Small Wars Journal

First Troops Among New Front-line Adviser Brigade Arrive in Afghanistan

First Troops Among New Front-line Adviser Brigade Arrive in Afghanistan by Phillip Walter Wellman - Stars & Stripes

A new Army unit created specifically to advise and assist conventional foreign military forces has begun deploying to Afghanistan.

The 1st Security Forces Assistance Brigade — whose members will be dispersed at outposts throughout the country and be closer to the front lines of the war than most U.S. troops have been in years — is a key component of the Trump administration’s strategy for ending a stalemate with the Taliban.

Instead of advising high-ranking Afghan commanders, as is done now, the new brigade will work with battalion-level personnel. U.S. military officials in Afghanistan have often cited this as a vital, missing component of their advising efforts.

The 1st SFAB’s leadership has arrived in Kabul, according to a post Wednesday on the unit’s Facebook page, and was welcomed by Gen. John Nicholson, the top U.S. commander in Afghanistan. More than 800 members of the brigade will arrive over the coming weeks in preparation for the spring fighting season, which generally begins in early April…

Read on.


I will get the the matter of the Security Force Assistance Brigades in a moment but, first, let's look at a recent Foreign Policy article; wherein, Emile Simpson suggests, in her title to this article no less, that "There Is No War in Afghanistan." Herein, Ms. Simpson suggesting that Afghanistan is a case of internal conflict -- not interstate war.

Ever since the Taliban government was toppled in late 2001, the heart of the strategic problem that has confronted the United States and its allies in Afghanistan has been the definition of victory: How does this end? We would all be better off if we first asked what “this” is. While Afghanistan is a war of sorts, it is not the sort of war in which there is likely to be a decisive moment of victory. Rather, Afghanistan is best described as an armed policing operation. ...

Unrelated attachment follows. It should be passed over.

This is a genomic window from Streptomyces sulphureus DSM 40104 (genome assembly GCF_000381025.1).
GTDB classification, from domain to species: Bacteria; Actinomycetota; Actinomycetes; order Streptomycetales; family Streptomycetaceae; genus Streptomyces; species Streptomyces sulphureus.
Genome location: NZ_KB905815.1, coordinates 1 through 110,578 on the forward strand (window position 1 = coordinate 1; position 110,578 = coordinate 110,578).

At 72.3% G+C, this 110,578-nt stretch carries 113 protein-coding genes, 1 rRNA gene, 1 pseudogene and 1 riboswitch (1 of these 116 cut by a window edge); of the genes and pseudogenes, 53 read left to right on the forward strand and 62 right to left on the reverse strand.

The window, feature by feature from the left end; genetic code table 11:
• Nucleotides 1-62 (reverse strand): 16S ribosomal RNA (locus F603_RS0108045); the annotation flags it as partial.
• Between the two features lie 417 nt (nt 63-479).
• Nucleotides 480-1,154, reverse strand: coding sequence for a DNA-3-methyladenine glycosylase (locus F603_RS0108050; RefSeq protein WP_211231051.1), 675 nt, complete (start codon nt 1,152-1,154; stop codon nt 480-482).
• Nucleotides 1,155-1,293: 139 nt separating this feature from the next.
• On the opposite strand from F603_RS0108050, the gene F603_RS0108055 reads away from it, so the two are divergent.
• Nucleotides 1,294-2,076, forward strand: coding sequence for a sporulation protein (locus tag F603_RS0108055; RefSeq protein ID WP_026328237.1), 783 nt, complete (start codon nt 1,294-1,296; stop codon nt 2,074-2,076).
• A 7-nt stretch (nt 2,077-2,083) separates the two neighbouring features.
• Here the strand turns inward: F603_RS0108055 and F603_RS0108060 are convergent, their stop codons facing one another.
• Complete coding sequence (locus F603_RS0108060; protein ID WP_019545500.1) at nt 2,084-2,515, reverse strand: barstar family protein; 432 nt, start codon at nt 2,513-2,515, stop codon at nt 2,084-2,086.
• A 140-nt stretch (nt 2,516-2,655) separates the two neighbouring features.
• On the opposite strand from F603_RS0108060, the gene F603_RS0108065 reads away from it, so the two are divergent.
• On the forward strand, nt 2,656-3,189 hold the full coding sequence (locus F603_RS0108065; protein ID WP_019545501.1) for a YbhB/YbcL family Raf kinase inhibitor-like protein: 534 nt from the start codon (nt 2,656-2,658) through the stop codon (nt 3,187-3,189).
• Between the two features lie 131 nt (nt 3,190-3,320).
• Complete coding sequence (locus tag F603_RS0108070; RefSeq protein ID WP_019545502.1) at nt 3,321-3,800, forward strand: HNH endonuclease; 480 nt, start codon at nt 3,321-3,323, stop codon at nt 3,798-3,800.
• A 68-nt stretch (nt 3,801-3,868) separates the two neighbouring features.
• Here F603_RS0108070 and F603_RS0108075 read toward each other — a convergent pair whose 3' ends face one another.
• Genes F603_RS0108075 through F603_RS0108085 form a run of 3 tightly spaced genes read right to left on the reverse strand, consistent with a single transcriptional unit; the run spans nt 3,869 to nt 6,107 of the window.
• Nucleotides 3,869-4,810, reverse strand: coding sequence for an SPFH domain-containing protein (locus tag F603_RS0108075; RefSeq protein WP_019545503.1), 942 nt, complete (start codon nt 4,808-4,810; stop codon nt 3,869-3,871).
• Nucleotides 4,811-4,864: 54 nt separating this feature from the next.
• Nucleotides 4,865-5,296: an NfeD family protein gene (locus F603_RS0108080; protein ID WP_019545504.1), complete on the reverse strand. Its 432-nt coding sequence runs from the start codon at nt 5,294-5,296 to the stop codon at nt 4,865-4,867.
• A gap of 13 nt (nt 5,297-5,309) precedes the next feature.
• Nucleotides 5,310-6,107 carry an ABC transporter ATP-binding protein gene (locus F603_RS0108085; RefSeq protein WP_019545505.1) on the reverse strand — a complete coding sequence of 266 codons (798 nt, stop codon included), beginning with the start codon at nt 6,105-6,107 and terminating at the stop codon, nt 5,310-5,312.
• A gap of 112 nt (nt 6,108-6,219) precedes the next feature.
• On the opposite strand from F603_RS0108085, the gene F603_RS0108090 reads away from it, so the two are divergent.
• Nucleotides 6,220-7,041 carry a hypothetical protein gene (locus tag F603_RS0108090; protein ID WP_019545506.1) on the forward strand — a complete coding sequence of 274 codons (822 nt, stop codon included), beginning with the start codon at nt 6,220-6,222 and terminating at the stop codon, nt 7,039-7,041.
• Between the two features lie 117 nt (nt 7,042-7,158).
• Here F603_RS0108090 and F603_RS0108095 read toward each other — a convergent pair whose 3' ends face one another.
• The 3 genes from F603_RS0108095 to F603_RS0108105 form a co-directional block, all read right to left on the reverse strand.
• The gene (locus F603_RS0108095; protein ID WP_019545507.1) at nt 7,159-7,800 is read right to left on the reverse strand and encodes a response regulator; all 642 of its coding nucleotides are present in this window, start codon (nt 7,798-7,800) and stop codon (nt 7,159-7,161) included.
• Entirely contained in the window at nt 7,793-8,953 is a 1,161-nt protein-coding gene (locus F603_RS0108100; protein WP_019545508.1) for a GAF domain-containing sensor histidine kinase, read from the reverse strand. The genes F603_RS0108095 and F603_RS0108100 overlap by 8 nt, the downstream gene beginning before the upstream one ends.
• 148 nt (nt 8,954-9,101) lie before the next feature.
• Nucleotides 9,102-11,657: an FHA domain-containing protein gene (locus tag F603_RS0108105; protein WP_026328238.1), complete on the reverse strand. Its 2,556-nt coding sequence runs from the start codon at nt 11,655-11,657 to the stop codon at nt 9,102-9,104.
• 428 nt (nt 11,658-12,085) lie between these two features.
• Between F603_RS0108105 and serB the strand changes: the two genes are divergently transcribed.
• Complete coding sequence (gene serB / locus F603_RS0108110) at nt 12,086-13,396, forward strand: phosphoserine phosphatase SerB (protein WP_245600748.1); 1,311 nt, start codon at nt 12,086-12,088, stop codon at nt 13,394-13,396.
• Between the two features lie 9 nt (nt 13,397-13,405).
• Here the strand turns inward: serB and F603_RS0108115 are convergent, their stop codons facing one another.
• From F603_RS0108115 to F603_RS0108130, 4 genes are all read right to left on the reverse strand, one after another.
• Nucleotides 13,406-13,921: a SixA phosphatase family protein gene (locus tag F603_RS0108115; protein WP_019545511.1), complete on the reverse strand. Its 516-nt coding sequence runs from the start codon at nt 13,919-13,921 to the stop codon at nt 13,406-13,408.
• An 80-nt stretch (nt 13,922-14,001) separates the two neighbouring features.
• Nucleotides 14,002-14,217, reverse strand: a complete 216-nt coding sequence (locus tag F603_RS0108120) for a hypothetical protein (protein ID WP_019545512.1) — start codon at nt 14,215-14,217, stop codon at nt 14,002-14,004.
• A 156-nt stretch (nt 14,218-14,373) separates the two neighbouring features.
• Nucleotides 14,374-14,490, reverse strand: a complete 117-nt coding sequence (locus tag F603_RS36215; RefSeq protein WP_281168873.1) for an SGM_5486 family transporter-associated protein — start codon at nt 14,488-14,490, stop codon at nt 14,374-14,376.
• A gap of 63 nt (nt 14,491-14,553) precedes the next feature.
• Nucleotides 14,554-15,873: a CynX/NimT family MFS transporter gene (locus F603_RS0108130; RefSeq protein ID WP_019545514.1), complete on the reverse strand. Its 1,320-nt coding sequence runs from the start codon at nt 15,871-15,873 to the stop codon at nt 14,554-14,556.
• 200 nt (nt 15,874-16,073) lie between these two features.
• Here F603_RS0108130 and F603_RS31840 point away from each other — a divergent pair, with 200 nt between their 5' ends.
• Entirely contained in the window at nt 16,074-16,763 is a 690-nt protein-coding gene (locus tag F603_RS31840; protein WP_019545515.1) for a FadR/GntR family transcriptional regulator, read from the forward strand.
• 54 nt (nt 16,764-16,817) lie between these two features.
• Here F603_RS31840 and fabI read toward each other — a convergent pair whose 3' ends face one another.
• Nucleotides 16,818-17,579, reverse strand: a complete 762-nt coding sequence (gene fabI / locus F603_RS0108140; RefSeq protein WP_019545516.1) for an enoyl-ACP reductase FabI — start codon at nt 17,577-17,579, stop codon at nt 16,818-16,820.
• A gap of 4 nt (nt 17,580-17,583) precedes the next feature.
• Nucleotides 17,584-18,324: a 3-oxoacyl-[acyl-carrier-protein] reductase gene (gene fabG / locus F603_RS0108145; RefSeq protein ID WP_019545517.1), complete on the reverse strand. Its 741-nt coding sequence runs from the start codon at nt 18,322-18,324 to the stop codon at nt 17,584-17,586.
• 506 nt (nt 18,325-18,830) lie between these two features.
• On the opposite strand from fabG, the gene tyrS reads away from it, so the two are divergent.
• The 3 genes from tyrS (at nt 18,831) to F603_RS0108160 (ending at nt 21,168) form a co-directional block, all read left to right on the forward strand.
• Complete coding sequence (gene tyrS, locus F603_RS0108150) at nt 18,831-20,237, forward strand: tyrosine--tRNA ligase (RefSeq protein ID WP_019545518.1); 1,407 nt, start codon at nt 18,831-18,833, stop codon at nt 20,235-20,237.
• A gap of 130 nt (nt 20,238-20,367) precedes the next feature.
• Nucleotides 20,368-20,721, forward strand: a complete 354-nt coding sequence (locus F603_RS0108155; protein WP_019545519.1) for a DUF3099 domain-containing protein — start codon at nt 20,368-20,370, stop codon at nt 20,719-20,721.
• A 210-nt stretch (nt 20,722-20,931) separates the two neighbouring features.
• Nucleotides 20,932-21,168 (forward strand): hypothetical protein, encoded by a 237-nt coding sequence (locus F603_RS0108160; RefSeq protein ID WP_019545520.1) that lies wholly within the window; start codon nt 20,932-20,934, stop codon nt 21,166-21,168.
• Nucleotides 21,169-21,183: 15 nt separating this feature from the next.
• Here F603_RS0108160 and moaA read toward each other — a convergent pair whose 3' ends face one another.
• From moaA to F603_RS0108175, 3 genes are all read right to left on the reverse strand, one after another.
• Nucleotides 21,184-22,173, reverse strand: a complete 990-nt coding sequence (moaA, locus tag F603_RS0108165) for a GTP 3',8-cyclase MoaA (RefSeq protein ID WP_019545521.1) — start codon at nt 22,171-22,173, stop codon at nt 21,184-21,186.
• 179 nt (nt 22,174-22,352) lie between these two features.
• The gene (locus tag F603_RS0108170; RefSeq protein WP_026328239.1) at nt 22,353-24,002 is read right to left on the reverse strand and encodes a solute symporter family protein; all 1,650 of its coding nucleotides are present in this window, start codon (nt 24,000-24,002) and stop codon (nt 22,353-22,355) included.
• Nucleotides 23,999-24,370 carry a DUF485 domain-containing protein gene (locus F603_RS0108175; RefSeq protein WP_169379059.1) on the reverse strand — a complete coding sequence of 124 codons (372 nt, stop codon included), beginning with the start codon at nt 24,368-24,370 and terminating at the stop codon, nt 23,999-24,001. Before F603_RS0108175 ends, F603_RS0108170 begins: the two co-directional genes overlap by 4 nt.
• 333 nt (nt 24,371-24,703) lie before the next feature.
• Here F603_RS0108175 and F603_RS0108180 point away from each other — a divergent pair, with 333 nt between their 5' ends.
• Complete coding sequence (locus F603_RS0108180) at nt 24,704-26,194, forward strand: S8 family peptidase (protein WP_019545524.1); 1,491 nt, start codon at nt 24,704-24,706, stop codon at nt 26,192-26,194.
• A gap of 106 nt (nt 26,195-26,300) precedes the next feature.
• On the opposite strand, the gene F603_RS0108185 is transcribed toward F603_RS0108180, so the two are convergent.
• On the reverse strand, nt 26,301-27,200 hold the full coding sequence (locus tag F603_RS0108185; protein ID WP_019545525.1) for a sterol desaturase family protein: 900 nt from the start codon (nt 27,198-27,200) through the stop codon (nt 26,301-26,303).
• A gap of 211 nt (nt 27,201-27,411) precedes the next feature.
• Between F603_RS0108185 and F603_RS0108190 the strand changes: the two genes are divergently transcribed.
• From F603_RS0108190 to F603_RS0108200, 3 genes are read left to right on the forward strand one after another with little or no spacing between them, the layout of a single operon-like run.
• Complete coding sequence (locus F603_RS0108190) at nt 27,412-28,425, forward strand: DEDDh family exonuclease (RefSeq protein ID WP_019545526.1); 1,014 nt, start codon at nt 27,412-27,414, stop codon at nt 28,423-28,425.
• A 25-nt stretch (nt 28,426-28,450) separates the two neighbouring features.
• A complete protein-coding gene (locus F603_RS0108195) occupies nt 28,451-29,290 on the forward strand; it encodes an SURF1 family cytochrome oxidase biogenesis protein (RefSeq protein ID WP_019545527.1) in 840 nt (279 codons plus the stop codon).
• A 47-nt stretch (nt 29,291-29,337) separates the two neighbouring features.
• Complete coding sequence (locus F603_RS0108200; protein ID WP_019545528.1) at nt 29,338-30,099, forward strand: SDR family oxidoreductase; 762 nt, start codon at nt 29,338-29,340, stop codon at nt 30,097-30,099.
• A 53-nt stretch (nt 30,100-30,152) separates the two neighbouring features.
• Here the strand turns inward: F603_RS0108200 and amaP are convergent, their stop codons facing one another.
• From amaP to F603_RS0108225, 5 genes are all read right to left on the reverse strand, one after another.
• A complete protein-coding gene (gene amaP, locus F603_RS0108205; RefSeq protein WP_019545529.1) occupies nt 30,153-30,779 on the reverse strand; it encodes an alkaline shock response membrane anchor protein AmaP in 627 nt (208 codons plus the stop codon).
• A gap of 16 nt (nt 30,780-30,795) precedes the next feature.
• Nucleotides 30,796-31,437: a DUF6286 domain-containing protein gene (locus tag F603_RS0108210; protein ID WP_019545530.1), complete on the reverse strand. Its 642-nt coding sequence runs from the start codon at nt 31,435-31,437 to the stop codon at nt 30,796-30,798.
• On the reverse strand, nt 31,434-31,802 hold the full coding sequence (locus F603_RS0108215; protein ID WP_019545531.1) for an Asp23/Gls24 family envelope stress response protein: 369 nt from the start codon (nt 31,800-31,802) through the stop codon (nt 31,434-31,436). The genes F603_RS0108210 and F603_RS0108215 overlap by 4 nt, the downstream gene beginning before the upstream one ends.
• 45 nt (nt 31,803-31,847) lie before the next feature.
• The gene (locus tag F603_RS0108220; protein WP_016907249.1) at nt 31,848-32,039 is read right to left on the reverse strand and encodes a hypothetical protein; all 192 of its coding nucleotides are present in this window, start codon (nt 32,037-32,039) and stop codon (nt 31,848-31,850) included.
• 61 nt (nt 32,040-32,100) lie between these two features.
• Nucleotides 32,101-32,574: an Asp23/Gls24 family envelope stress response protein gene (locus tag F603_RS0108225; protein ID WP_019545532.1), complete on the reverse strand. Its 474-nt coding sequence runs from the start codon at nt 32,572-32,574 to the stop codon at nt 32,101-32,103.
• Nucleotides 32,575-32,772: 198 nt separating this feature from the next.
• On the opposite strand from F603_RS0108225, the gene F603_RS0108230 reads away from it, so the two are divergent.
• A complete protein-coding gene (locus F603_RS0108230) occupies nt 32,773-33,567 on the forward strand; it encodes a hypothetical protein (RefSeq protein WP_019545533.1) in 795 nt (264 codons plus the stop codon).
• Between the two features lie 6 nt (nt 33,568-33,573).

The categorical distinction between internal and interstate war is straightforward. What is surprising, therefore, is how far the distinction is ignored in the expectation that decisive victory is nonetheless available in internal conflict.

In a domestic context, everyone understands that policing is a continual activity. The idea is constantly to maintain order. There is no moment of victory as such but, rather, an ambition to achieve and maintain relative “stability,” which is only ever a provisional state.


In this same article, however, and in seeming contradiction to her such "internal conflict" argument above, look at -- in Simpson's historical example -- (a) who is "driving the train" (the British), (b) for how long (for nearly 100 years) and (c) in what context (imperialism?).


To think about the conflict in Afghanistan as an armed policing operation (in my book I call it “armed politics,” but it’s the same business of enforcing the writ of a government over its own state) makes sense historically. Take for example the British experience of policing the other side of the lawless “North-West Frontier” between what is today Pakistan and Afghanistan against rebellious Pashtun (then called Pathan) tribes. Virtually not a single year passed between 1849 and 1947 without some kind of large military expedition to quell unrest.



Thus, is it in acknowledgement of these such never-ending -- and indeed seemingly "imperial" -- "internal policing missions;" is it in acknowledgement of these such "what was old is new again" missions that our Security Force Assistance Brigades (a) are now being developed and (b) will now be employed?